This recipe is my version with these changes.  If you haven't tried making homemade bread, you really should - it's hassle free, cheap as can be, and the results are outstanding.  And the Bread Cloche is a big plus - you're going to want one!  Just leave a comment at the end of the post to have a chance to win one! Be sure to include your e-mail so you can be notified if you win. Giveaway ends at midnight, June 9th - A winner will be picked randomly on Wednesday, June 10th. 

(This contest is now closed)


Artisan Homemade Bread

for a printer friendly recipe click here

makes 4 - 5 small loaves (you can also make rolls easily with this bread). 

●  I use a plastic container with a small hole punched in the lid to store the dough. If you don't have one, you can use a very large bowl with plastic wrap and a hole punched in the wrap.  But if you're going to make dough on a regular basis, I would buy a dedicated plastic container. If you want to know the container I use for my dough it's this 21-cup container from Rubbermaid.  I love it because it doesn't take up make space in the fridge and most of the time I keep it in the door of the fridge, where it fits nicely. 

●  This dough is much more easy to work with if you let the dough rise all night, so I highly recommend making your batch of dough the day(s) before you want to use it. The dough actually develops more flavor the longer it sits in the fridge! You can keep the dough in the fridge for 2 weeks.

3 cups room temperature water
1½ Tablespoons instant yeast (instant yeast is awesome - no proofing is needed)
1½ Tablespoons kosher salt
6½ cups flour (I use half Bread Flour and half regular AP flour) 

Place the water in a large bowl and add the yeast and whisk.  Add the salt and whisk. Start adding the flour and blend until all the flour is incorporated (I use my KitchenAid mixer with the dough hook to do this).  Transfer the dough to a plastic container with a small hole punched in the top to allow the gases to escape.  Let rise for about two hours.  I lift the container up and let it drop on the counter to collapse the dough inside. Then just stick it in the fridge all night.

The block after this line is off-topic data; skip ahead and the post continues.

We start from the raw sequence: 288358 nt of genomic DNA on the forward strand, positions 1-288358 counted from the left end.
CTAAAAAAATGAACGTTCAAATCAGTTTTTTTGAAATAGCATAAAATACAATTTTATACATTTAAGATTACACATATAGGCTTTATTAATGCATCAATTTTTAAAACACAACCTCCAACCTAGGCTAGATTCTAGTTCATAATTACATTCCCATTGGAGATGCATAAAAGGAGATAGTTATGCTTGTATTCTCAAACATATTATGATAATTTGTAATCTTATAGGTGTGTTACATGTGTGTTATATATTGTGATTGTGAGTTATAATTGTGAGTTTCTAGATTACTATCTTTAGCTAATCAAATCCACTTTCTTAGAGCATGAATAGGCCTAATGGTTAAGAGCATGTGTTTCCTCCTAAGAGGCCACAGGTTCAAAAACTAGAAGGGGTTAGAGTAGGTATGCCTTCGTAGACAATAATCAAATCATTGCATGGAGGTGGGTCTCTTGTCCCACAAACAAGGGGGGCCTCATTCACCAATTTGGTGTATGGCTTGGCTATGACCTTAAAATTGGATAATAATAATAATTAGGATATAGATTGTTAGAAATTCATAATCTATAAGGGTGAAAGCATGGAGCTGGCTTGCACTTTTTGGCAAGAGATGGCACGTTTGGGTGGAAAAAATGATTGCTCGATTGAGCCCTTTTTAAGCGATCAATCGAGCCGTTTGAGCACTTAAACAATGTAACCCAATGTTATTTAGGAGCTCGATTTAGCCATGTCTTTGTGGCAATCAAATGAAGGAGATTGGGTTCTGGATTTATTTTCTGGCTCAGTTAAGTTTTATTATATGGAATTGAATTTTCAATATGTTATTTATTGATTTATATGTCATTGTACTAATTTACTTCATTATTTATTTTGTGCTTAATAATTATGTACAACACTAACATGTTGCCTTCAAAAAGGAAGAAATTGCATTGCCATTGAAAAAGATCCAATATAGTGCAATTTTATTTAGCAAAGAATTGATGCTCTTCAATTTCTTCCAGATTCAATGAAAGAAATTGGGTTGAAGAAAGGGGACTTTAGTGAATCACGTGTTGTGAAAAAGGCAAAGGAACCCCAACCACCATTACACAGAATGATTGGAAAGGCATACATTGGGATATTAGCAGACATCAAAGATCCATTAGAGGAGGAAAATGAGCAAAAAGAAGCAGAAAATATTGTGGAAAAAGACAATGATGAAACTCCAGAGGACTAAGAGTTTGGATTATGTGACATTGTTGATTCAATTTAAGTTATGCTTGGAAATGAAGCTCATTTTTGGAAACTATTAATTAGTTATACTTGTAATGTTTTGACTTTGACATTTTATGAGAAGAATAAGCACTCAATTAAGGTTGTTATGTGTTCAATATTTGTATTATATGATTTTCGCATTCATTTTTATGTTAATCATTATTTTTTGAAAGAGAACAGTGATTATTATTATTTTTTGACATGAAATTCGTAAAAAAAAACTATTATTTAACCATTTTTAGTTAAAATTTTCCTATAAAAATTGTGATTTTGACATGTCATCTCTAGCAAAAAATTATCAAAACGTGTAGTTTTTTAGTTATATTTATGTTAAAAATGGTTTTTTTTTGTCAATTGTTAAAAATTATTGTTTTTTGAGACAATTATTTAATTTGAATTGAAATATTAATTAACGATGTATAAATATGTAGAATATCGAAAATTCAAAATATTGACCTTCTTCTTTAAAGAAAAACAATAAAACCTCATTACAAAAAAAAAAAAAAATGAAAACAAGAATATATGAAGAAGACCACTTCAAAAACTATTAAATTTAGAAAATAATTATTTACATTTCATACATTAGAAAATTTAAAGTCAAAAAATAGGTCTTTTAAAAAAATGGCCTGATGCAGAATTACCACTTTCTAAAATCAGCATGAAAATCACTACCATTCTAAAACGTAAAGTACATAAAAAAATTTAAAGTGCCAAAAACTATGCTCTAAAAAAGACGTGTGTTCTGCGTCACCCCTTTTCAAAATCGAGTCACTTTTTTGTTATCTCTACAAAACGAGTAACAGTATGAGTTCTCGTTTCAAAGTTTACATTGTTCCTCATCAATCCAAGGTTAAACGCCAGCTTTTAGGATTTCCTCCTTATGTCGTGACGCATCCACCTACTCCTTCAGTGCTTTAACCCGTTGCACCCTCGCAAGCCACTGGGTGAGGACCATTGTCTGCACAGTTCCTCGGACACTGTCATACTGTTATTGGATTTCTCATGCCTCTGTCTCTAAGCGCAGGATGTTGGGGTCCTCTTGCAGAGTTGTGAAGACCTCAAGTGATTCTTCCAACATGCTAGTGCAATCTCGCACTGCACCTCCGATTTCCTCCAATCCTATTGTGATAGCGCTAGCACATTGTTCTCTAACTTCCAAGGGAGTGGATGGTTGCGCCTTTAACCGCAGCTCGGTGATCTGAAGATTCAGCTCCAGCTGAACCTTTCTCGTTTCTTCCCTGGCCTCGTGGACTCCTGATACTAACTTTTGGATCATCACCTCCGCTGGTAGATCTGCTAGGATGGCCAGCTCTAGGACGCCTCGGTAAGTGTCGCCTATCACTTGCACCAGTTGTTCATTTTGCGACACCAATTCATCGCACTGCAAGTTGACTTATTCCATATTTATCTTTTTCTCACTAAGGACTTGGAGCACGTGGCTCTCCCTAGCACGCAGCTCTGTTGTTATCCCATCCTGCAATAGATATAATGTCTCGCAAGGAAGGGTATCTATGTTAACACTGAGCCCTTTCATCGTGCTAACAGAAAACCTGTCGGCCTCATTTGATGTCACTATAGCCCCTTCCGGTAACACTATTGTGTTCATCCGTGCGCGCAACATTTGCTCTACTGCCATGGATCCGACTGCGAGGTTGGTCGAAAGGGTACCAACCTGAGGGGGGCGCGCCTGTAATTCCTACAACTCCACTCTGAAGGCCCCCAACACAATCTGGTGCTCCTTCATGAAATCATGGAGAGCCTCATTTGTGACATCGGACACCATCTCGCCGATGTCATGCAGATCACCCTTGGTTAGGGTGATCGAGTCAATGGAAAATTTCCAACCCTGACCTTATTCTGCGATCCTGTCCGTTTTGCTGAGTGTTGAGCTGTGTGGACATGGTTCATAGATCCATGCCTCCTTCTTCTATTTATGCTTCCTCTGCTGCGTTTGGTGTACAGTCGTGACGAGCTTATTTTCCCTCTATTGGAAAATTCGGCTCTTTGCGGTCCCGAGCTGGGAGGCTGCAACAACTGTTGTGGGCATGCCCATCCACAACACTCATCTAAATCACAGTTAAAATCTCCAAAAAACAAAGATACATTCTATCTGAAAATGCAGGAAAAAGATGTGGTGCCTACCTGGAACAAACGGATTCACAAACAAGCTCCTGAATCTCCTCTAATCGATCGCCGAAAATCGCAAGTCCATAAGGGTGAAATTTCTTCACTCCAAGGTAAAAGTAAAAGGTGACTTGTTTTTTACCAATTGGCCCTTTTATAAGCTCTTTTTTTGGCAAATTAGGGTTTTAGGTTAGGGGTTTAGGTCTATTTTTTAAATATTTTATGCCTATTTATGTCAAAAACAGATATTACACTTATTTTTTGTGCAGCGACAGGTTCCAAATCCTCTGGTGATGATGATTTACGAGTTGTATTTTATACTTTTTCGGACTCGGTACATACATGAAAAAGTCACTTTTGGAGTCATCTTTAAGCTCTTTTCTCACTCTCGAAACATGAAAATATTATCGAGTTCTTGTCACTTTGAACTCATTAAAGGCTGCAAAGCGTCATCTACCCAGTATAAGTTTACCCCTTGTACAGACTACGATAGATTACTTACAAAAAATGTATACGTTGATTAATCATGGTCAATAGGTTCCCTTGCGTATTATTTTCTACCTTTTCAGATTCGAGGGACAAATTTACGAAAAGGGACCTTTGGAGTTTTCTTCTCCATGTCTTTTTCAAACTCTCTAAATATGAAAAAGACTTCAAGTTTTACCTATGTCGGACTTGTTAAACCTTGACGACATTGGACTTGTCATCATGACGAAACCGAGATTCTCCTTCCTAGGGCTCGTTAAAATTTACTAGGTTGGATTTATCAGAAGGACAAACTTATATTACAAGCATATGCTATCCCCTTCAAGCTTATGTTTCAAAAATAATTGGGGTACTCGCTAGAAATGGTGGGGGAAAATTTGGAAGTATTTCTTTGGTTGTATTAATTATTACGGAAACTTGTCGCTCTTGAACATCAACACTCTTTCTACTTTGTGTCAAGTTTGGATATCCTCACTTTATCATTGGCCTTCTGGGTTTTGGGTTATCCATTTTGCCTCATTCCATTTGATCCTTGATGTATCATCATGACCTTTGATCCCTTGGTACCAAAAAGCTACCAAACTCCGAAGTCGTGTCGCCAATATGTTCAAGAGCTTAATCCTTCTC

When you want to bake bread, allow about an hour and half from start to finish. Here is the way I do it: I have divided this whole process into four 20 minute steps.  Place a piece of baking parchment on your counter and tear off the amount of dough that you want. The great thing about this dough is that you can do exactly that - bake a very small loaf of bread or a large one. Shape the dough into a tight ball, placing your thumbs on top of the loaf and pulling them down and under the dough, creating a nice surface tension on the top. Place the dough on the parchment paper and let rise for 20 minutes.  Place your Bread Cloche or a heavy cast iron pot with a lid in your oven and turn the oven to 450° F. to preheat.  Continue to let the bread rise on the counter another 20 minutes.

After the dough has risen, open the oven door and carefully remove the lid from you Cloche or pot. Transfer the bread dough, along with the parchment paper, to the pot and place the lid back on.  Bake for 20 minutes. Remove the lid and bake for another 20 minutes (this will depend on how large a batch of dough you are making) or just until the bread is a deep golden brown.  Baking the bread until it is a deep color is the key to preventing a gummy interior.

Remove from the oven and allow to sit for at least 15 minutes before serving.  Easy!


Giveaway ends at midnight, June 9th - Be sure to include your e-mail so you can be notified if you win - A winner will be picked randomly on Wednesday, June 10th.